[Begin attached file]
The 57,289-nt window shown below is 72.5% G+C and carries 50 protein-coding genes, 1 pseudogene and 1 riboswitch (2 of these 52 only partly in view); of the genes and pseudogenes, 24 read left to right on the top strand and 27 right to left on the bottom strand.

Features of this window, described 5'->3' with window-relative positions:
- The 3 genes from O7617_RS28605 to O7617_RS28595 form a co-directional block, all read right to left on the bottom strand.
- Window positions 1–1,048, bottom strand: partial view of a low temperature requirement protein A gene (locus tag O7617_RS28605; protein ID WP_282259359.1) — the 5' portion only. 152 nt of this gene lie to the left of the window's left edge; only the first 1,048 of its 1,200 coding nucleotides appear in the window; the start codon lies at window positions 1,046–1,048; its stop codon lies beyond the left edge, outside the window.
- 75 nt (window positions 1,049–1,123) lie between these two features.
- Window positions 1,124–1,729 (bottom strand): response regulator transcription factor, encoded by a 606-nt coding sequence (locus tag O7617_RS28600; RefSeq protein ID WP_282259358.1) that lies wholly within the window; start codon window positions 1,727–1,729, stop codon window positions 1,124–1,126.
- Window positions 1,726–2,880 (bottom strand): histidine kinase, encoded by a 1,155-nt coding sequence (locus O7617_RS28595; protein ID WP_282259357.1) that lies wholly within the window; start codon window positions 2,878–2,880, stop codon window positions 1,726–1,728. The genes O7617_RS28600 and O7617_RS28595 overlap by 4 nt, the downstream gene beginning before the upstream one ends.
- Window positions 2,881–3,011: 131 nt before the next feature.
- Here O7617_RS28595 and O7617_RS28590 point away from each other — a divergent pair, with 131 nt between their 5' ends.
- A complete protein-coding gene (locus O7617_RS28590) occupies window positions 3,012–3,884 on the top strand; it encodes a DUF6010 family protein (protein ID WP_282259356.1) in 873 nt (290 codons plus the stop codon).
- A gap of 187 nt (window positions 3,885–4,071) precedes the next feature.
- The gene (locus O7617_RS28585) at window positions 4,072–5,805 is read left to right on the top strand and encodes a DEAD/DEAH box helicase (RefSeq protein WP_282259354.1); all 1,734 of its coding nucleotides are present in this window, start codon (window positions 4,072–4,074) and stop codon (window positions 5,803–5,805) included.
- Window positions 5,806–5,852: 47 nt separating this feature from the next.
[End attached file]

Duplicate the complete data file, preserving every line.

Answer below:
The 57,289-nt window shown below is 72.5% G+C and carries 50 protein-coding genes, 1 pseudogene and 1 riboswitch (2 of these 52 only partly in view); of the genes and pseudogenes, 24 read left to right on the top strand and 27 right to left on the bottom strand.

Features of this window, described 5'->3' with window-relative positions:
- The 3 genes from O7617_RS28605 to O7617_RS28595 form a co-directional block, all read right to left on the bottom strand.
- Window positions 1–1,048, bottom strand: partial view of a low temperature requirement protein A gene (locus tag O7617_RS28605; protein ID WP_282259359.1) — the 5' portion only. 152 nt of this gene lie to the left of the window's left edge; only the first 1,048 of its 1,200 coding nucleotides appear in the window; the start codon lies at window positions 1,046–1,048; its stop codon lies beyond the left edge, outside the window.
- 75 nt (window positions 1,049–1,123) lie between these two features.
- Window positions 1,124–1,729 (bottom strand): response regulator transcription factor, encoded by a 606-nt coding sequence (locus tag O7617_RS28600; RefSeq protein ID WP_282259358.1) that lies wholly within the window; start codon window positions 1,727–1,729, stop codon window positions 1,124–1,126.
- Window positions 1,726–2,880 (bottom strand): histidine kinase, encoded by a 1,155-nt coding sequence (locus O7617_RS28595; protein ID WP_282259357.1) that lies wholly within the window; start codon window positions 2,878–2,880, stop codon window positions 1,726–1,728. The genes O7617_RS28600 and O7617_RS28595 overlap by 4 nt, the downstream gene beginning before the upstream one ends.
- Window positions 2,881–3,011: 131 nt before the next feature.
- Here O7617_RS28595 and O7617_RS28590 point away from each other — a divergent pair, with 131 nt between their 5' ends.
- A complete protein-coding gene (locus O7617_RS28590) occupies window positions 3,012–3,884 on the top strand; it encodes a DUF6010 family protein (protein ID WP_282259356.1) in 873 nt (290 codons plus the stop codon).
- A gap of 187 nt (window positions 3,885–4,071) precedes the next feature.
- The gene (locus O7617_RS28585) at window positions 4,072–5,805 is read left to right on the top strand and encodes a DEAD/DEAH box helicase (RefSeq protein WP_282259354.1); all 1,734 of its coding nucleotides are present in this window, start codon (window positions 4,072–4,074) and stop codon (window positions 5,803–5,805) included.
- Window positions 5,806–5,852: 47 nt separating this feature from the next.